8) The cake was stored in the fridge

Warning! Warning! Do NOT store cake in the refrigerator long-term unless it includes a topping or filling that needs to be refrigerated, e.g., whipped cream, custard, and their ilk. Your perfectly moist cake, no matter how well wrapped, will start to dry out after a day in the fridge.

You need to chill the cake for its filling to set? No problem. The recipe says to refrigerate the layers for 30 minutes to make them easier to frost? Fine; simply apply a crumb coat and your covered cake will remain soft for as long as 12 hours or so. But putting a perfectly good lemon cake brushed with syrup into the fridge for “safekeeping” and leaving it there for several days (or longer) is the road to ruination.

Likewise, if your cake does have to be refrigerated for a few hours (or even overnight), be sure to let it warm at room temperature for a bit before serving. Any solid fats used in the cake (e.g., butter, in either the cake itself or the frosting) re-solidify when cold, making its mouthfeel (you guessed it) dry.

A generous application of Simple Syrup helps bring dry cake back to life.

Rescuing a dry cake

If despite your best efforts your cake turns out dry, bring it back with some simple syrup, either plain or flavored. Brushing 3 to 4 tablespoons syrup onto each layer of cake before frosting will help disguise any dryness-inducing errors you made along the way!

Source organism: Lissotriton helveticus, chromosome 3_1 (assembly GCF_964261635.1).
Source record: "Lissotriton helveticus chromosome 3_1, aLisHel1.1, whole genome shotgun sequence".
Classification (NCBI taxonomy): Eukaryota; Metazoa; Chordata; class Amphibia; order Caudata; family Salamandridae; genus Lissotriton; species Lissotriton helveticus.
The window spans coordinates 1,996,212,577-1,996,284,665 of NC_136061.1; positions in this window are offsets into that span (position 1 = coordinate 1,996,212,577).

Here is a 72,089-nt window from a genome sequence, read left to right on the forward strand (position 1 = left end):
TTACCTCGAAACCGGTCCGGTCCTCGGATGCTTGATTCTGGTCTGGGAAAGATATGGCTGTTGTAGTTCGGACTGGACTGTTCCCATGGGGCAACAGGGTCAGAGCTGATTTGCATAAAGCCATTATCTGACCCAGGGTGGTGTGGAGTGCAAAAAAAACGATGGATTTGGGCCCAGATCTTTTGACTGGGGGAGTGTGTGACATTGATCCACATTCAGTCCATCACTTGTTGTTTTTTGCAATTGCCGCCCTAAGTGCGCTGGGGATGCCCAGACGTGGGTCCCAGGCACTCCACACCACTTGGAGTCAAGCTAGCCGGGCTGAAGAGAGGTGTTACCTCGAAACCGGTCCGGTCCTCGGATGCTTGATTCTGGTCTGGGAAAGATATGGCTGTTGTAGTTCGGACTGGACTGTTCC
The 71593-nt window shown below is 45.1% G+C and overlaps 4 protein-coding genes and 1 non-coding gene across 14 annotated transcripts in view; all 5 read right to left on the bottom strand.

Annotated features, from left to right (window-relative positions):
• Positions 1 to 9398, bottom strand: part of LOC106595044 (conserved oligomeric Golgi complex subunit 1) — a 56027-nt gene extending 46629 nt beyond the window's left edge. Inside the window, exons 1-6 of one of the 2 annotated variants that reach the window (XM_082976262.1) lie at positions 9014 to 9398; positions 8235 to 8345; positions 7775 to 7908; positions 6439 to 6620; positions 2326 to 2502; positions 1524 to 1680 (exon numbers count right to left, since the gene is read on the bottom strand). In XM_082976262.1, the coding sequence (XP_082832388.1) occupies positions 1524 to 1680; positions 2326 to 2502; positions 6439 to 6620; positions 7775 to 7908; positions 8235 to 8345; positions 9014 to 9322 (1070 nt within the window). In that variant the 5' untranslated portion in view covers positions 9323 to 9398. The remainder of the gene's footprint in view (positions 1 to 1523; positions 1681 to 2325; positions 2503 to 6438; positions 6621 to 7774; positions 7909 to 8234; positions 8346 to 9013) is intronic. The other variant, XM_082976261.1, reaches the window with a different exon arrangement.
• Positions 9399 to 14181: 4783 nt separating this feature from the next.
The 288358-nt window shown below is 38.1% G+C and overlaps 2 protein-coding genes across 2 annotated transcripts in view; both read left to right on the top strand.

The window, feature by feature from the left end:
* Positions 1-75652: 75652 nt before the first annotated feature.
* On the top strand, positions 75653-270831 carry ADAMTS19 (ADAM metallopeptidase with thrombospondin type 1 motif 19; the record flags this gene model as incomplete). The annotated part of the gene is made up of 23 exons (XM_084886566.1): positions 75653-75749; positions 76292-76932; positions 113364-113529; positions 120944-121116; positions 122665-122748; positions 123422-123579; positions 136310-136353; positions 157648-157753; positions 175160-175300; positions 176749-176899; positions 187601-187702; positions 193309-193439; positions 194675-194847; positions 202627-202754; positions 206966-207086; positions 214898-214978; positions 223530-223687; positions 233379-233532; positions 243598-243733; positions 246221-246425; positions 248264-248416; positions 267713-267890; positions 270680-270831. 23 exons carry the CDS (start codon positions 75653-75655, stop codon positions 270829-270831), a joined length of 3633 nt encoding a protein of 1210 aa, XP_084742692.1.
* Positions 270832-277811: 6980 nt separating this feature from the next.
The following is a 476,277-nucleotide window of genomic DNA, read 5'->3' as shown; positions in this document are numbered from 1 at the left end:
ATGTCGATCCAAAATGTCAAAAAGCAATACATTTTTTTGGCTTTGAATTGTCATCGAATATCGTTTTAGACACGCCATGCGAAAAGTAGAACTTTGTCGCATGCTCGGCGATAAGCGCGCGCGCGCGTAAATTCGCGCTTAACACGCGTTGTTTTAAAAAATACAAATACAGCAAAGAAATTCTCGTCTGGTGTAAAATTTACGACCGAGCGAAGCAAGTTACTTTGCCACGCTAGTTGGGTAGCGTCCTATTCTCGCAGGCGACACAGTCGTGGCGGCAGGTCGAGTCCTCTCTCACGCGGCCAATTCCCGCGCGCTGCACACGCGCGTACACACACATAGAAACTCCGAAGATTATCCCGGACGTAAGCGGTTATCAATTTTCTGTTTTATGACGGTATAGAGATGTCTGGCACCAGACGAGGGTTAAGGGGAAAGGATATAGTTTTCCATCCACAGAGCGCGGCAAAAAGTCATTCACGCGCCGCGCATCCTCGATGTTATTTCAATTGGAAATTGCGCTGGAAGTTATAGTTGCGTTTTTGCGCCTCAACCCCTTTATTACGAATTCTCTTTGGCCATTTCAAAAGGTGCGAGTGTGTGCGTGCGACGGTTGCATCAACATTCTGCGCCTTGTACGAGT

Does your idea of the perfect cake come right out of a box? See how to give homemade cakes that signature moist boxed-mix texture: The key to making a cake that tastes straight from the box.

Cover photo and food styling (Back-to-Basics Yellow Cake) by Liz Neily.

For a couple of months every year, it seems that bakeries and the internet become flooded with pumpkin recipes. According to What’s Cooking America, since the 1600s pumpkin pie has appeared in various forms at the American Thanksgiving table. However, a more recent addition to the baking frenzy is pumpkin bread. A quick Google search will bring up plenty of Starbucks copycat recipes that have been created to satisfy what appears to be a never ending search for the moistest bread.

If you’re not a born baker, then you may have struggled when making bread recipes — ending up with a final product that is only palatable when dipped in tea or coffee. Drying out your batter is a common problem when making baked goods that have the intention of being melt-in-your-mouth treats. Thankfully, a few key points should keep you on the right track so that you can enjoy your next slice of pumpkin bread without a coughing fit.

How to bake moist pumpkin bread

Experienced bakers such as The Baking ChocolaTess have tackled the problem of dry bread, finding the main sources and some creative tricks to reverse the issue. One common problem is having an incorrect ratio of wet to dry ingredients. This can be easily adjusted by increasing the liquid or decreasing flour. If the realization comes too late, The Baking ChocolaTess suggests making a solution that is one part sugar and two parts water. Poke some holes in your bread and lightly mist the sugary solution on top with a spray bottle.

The team at Martha Stewart suggests using a high egg to sugar ratio for a light airy cake that won’t weigh you down. They also mention that overmixing is a typical baking issue that will ruin the moist texture of your bread. While you might think you are doing an exceptional job mixing, there is a reason most recipes specify to mix until just combined (via Food52).